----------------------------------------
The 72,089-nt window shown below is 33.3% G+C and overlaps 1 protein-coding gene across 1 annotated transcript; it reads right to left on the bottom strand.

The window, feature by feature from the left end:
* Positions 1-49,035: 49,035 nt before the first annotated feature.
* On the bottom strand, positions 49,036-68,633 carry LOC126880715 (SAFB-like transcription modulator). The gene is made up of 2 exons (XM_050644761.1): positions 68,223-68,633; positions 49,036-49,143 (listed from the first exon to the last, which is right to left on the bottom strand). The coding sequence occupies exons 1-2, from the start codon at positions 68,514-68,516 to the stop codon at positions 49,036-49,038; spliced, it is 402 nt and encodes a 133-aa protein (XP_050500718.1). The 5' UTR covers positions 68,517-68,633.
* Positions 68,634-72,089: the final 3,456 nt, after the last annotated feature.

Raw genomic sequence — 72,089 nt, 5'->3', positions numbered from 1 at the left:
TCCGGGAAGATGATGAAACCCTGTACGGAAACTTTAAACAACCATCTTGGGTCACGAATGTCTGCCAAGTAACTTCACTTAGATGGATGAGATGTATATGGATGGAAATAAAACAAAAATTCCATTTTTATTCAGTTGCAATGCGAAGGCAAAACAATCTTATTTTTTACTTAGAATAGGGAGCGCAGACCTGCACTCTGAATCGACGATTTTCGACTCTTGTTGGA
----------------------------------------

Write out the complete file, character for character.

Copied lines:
The 72,089-nt window shown below is 33.3% G+C and overlaps 1 protein-coding gene across 1 annotated transcript; it reads right to left on the bottom strand.

The window, feature by feature from the left end:
* Positions 1-49,035: 49,035 nt before the first annotated feature.
* On the bottom strand, positions 49,036-68,633 carry LOC126880715 (SAFB-like transcription modulator). The gene is made up of 2 exons (XM_050644761.1): positions 68,223-68,633; positions 49,036-49,143 (listed from the first exon to the last, which is right to left on the bottom strand). The coding sequence occupies exons 1-2, from the start codon at positions 68,514-68,516 to the stop codon at positions 49,036-49,038; spliced, it is 402 nt and encodes a 133-aa protein (XP_050500718.1). The 5' UTR covers positions 68,517-68,633.
* Positions 68,634-72,089: the final 3,456 nt, after the last annotated feature.

Raw genomic sequence — 72,089 nt, 5'->3', positions numbered from 1 at the left:
TCCGGGAAGATGATGAAACCCTGTACGGAAACTTTAAACAACCATCTTGGGTCACGAATGTCTGCCAAGTAACTTCACTTAGATGGATGAGATGTATATGGATGGAAATAAAACAAAAATTCCATTTTTATTCAGTTGCAATGCGAAGGCAAAACAATCTTATTTTTTACTTAGAATAGGGAGCGCAGACCTGCACTCTGAATCGACGATTTTCGACTCTTGTTGGA